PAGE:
Please do understand that the angle of decline in a market is often exactly reflected in its recovery.  Slow collapses result in slow recoveries. Fast declines tend to result in fast reversals. This is an important fact to keep in mind, as we all look forward.

Financial markets are now, by any reasonable economic measure, vastly over-sold at this point. This is not to say they cannot remain irrational, or become more so, for some period of time.

Fear Revisited

As I have stated over the past few weeks, the current market conditions are not governed by fundamentals, nor economic mechanics or rationality. Rather, they are governed by the unknown depth of mortal human fear. This truth makes it very difficult to determine the bottom of this value compression (correction).

Prior to this virus, the U.S. economy was reaccelerating and dragging most of the G7 up with it. There was record low unemployment, growing personal incomes (in the U.S.) and a combination of falling taxes and regulations suggested economic opportunities for individuals were growing rapidly. 2020 looked to be a blowout year, for not only the U.S., but for most developed economies around the globe. Additionally, the U.S. was experiencing a real manufacturing renaissance and expectations were rising.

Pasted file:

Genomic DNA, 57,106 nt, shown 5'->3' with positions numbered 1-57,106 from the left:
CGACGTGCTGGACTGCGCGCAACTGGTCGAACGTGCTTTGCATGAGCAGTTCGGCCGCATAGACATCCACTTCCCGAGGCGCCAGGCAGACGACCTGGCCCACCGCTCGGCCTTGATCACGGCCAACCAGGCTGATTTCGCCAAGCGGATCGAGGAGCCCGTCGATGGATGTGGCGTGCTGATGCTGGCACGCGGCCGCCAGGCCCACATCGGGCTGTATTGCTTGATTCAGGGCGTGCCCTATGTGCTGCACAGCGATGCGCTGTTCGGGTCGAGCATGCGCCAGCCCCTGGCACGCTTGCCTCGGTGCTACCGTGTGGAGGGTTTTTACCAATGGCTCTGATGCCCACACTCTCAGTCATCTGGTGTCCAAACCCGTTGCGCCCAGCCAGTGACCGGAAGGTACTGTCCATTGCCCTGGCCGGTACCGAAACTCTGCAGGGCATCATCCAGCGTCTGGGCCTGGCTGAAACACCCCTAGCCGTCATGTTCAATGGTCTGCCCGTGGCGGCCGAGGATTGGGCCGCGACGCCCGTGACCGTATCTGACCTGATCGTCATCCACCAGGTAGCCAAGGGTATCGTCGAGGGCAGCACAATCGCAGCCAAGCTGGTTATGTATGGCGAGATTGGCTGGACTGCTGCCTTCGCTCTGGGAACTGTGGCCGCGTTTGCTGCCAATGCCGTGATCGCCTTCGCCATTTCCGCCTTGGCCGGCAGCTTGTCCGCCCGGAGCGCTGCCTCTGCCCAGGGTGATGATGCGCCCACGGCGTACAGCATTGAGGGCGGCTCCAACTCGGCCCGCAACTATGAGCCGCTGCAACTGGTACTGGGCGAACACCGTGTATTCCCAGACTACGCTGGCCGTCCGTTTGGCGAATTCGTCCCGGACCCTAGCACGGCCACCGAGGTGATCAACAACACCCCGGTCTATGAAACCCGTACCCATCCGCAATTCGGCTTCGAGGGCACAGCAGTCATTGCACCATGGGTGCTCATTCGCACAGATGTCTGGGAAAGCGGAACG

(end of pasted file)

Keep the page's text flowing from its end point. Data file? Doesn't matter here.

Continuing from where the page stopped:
When this virus outbreak first appeared in Wuhan China, the concern was muted as the risk seemed remote.  All of that has changed extremely rapidly. The fear of this virus has completely changed the global economic topography, in a way not experienced by virtually anyone living today.

The problem with fear, is that it is highly contagious. Far more contagious than this virus itself.